April 26 (UPI) -- Mauro Morandi, who became known as "Italy's Robinson Crusoe" while living alone on a Mediterranean island for more than 30 years, says he will end his battle with authorities and move to a small apartment this week.
The 81-year-old man faced several threats of eviction from the La Maddalena national park authorities, which have been managing the island of Budelli since 2016. The authorities want to turn the island into a hub for environmental education.
"I have given up the fight. After 32 years here, I feel very sad to leave. They told me they need to do work on my house and this time it seems to be for real." he said, according to The Guardian.
In 1989, Morandi's catamaran broke down as he reached Budelli, an island off Sardinia, on his voyage to the south Pacific. He abandoned his sailing trip when he found that the island's caretaker was retiring. He took over the job, settling in a former World War II shelter overlooking the bay.
National park authorities have accused Morandi of making changes to the shelter without the required permits.
The private company that owned the island and hired Morandi as caretaker went bankrupt and planned to sell the island to Michael Harte, a New Zealand businessman, but the deal fell through in 2013. A judge ruled in 2016 that the island belonged to the government.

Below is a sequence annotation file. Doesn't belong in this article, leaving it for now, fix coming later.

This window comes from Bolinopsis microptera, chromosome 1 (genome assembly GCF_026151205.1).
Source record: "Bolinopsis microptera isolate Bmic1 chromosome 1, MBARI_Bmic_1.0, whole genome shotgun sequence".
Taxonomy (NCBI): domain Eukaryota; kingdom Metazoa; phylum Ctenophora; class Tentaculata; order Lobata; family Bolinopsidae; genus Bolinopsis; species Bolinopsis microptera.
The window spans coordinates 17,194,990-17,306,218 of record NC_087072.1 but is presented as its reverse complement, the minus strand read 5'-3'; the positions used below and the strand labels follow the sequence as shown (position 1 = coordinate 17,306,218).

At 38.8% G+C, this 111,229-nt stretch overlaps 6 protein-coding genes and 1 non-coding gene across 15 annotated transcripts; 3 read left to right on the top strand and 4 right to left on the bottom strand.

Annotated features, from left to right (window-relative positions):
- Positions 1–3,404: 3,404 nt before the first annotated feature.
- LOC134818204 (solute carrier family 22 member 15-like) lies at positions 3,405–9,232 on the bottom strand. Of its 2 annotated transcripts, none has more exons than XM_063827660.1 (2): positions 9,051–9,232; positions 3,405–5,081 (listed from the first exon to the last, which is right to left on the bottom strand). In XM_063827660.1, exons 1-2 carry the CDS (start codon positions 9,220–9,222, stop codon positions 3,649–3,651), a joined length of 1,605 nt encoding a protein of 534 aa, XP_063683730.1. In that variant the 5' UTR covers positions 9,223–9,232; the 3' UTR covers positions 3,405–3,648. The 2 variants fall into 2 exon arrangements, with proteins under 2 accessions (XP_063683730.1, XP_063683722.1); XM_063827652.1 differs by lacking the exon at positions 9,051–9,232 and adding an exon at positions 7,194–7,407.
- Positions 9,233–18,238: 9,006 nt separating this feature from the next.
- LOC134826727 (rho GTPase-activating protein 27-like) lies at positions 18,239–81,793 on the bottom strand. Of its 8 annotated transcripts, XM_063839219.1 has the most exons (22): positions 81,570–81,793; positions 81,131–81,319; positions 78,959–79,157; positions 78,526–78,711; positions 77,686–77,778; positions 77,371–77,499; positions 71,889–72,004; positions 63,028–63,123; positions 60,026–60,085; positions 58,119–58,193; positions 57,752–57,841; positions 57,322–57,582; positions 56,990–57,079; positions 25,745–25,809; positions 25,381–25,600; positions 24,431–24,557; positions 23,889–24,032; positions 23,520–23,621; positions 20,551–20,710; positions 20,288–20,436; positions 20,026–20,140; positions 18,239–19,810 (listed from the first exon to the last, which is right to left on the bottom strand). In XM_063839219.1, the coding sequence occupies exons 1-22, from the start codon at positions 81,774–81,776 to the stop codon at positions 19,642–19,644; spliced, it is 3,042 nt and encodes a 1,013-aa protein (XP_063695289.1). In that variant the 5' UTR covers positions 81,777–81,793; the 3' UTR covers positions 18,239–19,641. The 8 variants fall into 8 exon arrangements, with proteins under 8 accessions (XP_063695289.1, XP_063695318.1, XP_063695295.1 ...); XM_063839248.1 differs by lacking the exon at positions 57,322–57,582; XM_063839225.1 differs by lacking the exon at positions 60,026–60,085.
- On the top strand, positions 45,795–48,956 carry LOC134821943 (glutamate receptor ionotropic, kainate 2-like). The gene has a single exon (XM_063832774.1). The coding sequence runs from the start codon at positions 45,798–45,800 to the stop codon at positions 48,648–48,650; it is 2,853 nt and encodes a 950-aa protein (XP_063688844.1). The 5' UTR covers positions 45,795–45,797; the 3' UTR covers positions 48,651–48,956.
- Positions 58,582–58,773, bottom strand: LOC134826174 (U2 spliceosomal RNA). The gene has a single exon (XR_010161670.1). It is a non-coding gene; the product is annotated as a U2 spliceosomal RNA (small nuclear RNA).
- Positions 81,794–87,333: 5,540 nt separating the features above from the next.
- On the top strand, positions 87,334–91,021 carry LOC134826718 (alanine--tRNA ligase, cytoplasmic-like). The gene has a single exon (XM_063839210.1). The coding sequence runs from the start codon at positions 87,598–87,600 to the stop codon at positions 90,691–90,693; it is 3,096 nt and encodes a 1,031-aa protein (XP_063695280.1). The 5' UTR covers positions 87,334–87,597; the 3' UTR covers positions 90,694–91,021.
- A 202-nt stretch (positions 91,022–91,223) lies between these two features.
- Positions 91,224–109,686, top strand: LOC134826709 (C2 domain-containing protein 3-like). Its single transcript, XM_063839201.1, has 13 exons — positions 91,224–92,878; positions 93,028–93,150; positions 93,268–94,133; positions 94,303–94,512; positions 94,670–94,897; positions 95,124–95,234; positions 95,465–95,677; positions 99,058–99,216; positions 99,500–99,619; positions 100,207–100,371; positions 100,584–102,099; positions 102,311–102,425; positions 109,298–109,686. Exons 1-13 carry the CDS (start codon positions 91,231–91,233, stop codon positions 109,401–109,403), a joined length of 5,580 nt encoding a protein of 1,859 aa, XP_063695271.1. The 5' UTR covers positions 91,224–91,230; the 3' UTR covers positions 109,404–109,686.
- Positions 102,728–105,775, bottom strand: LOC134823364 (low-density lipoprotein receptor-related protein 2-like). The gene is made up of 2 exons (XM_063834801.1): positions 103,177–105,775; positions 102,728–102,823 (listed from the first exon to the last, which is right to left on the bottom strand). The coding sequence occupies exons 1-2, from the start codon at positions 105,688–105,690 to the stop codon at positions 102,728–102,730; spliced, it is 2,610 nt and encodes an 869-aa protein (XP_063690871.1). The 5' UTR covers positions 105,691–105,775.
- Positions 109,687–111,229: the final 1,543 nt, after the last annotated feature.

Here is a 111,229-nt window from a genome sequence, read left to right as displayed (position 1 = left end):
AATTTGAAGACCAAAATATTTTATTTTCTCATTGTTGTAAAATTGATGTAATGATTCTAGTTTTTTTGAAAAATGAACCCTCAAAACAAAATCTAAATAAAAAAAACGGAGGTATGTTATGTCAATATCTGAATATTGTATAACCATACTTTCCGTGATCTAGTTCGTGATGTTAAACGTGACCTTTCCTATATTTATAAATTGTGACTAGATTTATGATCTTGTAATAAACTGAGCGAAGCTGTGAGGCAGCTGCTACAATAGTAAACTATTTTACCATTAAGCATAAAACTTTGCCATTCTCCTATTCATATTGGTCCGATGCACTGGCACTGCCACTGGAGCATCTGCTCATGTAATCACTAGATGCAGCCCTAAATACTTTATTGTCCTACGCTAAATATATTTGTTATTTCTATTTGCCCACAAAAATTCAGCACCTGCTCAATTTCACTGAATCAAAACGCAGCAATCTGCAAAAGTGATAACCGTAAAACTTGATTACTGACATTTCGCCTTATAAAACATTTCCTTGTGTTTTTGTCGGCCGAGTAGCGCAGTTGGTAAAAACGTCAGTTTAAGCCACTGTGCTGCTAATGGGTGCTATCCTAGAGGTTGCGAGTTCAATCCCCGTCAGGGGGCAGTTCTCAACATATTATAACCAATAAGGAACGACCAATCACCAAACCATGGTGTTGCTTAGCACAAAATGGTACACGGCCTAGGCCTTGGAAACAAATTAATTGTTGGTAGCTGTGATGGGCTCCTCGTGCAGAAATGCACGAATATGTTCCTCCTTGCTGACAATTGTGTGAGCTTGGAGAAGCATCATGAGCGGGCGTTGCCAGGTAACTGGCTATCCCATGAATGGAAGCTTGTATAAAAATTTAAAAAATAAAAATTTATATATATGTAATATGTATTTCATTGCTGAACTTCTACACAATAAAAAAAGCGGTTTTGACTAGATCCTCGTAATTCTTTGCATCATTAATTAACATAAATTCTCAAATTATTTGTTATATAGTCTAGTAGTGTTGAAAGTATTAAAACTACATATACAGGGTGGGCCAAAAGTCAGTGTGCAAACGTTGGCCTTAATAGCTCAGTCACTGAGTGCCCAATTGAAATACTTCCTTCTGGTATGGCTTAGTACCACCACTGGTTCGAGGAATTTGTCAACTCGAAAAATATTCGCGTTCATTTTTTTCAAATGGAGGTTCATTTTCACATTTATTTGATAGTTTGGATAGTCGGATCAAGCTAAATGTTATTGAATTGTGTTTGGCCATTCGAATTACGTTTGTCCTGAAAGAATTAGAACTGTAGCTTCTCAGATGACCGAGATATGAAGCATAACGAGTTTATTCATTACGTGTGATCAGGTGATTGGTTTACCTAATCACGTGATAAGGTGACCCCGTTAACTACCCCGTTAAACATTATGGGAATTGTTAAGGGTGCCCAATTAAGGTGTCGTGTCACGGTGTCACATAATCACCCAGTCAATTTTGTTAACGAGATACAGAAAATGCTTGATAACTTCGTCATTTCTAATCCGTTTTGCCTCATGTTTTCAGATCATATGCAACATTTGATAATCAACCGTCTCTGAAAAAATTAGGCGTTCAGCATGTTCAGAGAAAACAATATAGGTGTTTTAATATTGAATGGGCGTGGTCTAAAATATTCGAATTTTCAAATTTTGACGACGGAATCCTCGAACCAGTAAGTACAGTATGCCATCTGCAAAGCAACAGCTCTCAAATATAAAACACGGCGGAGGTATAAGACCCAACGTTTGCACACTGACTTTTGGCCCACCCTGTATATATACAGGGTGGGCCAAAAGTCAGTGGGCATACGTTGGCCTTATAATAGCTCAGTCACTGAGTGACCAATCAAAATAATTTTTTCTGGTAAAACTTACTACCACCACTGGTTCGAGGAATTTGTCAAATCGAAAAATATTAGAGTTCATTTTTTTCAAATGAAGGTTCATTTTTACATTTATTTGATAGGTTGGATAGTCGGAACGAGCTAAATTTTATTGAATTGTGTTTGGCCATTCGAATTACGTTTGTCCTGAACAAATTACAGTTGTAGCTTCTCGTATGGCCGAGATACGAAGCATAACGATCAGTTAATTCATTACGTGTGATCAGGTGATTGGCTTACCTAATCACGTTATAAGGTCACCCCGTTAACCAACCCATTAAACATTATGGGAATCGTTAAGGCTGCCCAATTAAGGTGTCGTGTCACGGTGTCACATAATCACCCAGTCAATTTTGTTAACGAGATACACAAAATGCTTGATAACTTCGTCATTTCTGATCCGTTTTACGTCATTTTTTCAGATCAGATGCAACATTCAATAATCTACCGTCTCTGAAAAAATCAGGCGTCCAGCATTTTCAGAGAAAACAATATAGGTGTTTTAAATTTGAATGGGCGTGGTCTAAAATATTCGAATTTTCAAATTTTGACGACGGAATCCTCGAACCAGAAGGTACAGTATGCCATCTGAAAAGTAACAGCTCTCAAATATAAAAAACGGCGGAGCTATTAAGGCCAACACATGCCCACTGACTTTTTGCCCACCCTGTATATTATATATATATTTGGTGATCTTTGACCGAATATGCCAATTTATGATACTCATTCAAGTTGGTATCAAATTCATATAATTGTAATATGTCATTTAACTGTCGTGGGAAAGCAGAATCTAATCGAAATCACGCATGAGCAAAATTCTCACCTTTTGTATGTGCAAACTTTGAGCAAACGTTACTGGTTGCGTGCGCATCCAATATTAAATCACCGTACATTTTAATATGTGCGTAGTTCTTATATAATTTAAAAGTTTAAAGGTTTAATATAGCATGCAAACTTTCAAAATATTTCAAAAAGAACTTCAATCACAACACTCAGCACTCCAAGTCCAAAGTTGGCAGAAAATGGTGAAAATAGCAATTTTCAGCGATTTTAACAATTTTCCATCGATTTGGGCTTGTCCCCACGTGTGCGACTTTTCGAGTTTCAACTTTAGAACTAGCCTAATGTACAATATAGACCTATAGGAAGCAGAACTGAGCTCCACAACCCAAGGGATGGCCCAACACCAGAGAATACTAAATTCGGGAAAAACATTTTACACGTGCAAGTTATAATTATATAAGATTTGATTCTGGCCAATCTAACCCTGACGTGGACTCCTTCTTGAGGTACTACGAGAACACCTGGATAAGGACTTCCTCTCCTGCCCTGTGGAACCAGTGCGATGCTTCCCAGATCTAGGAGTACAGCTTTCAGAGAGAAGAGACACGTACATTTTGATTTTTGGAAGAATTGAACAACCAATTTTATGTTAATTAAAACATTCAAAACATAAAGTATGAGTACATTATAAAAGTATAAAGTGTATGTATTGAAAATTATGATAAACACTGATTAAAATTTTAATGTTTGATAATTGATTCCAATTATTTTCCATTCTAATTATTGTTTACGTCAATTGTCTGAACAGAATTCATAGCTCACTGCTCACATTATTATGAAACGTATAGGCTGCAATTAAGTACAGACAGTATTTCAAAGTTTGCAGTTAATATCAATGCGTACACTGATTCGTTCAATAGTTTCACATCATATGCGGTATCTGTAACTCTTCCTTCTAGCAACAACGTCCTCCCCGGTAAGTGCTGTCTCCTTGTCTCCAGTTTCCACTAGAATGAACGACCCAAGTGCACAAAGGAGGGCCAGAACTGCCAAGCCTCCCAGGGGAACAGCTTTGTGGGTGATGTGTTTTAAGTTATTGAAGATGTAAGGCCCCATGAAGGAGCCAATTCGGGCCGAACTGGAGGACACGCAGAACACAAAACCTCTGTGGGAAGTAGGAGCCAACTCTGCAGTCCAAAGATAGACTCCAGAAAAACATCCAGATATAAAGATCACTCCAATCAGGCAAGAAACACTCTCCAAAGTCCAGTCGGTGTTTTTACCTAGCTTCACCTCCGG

Morandi, who is originally from Modena in central Italy, said he was moving into a small apartment on the nearby island of La Maddalena.
"I'll be living in the outskirts of the main town, so will just go there for shopping and the rest of the time keep myself to myself. My life won't change too much, I'll still see the sea," Morandi said, according to The Irish Times.
Tourists can visit the island during the day by boat, but have been banned from walking on Budelli's pink beach.
Several petitions in support of keeping Morandi on the island have garnered thousands of signatures. On Sunday, many of his supporters expressed their disappointment on his Facebook page.
"There are no words. The destruction of the paradise will begin," Carmelia Mangano wrote.